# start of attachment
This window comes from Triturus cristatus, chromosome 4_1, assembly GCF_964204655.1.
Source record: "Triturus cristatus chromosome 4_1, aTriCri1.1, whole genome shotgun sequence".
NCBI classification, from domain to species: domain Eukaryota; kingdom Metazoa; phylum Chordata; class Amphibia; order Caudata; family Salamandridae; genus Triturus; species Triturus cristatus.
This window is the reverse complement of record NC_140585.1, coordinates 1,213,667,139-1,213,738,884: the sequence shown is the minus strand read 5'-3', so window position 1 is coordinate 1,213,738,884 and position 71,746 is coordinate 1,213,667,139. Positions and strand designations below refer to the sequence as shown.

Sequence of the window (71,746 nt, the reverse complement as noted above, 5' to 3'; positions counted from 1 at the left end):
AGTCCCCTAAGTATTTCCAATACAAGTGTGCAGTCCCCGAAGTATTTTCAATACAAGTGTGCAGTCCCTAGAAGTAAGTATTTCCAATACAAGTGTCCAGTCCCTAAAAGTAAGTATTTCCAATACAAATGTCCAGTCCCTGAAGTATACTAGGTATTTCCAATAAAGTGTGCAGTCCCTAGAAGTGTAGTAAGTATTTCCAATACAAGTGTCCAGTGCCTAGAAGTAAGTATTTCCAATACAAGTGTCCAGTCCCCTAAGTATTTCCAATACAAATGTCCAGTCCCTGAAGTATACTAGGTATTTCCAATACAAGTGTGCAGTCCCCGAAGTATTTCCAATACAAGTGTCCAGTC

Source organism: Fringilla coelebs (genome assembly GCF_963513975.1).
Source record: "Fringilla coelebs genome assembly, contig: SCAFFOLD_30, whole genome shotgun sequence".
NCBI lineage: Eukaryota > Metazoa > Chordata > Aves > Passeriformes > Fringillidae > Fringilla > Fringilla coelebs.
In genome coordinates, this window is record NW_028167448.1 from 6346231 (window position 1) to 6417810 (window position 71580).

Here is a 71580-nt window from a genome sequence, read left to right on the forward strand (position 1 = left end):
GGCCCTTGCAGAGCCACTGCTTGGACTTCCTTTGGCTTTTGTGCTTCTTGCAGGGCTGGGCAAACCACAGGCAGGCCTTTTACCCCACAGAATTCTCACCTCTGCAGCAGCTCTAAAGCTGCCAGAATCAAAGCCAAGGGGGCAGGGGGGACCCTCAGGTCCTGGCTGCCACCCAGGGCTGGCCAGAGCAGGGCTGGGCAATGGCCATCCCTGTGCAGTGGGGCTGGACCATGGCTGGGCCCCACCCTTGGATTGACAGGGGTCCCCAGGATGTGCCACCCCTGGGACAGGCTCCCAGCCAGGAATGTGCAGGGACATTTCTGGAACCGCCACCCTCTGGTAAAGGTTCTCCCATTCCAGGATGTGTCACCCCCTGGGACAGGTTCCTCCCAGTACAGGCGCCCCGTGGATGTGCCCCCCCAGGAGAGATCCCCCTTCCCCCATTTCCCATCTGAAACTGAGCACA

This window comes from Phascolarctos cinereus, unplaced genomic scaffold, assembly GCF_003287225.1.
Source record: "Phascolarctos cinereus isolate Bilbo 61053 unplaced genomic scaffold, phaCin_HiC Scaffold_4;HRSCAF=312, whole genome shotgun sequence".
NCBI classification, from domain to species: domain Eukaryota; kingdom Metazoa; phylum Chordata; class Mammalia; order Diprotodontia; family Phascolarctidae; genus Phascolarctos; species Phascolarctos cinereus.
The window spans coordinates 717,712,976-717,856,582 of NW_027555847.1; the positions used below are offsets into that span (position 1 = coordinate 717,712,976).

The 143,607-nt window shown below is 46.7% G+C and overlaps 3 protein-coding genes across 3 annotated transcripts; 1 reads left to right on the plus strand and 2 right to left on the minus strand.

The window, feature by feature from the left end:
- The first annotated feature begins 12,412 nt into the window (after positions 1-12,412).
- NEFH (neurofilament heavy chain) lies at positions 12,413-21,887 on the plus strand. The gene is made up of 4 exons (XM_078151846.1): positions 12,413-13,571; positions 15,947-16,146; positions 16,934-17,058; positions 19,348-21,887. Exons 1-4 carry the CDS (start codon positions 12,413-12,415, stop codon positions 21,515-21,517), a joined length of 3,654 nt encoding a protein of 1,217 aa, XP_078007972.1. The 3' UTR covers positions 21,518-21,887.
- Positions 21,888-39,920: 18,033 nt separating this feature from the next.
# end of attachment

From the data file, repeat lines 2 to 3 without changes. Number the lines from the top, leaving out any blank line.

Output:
Source record: "Triturus cristatus chromosome 4_1, aTriCri1.1, whole genome shotgun sequence".
NCBI classification, from domain to species: domain Eukaryota; kingdom Metazoa; phylum Chordata; class Amphibia; order Caudata; family Salamandridae; genus Triturus; species Triturus cristatus.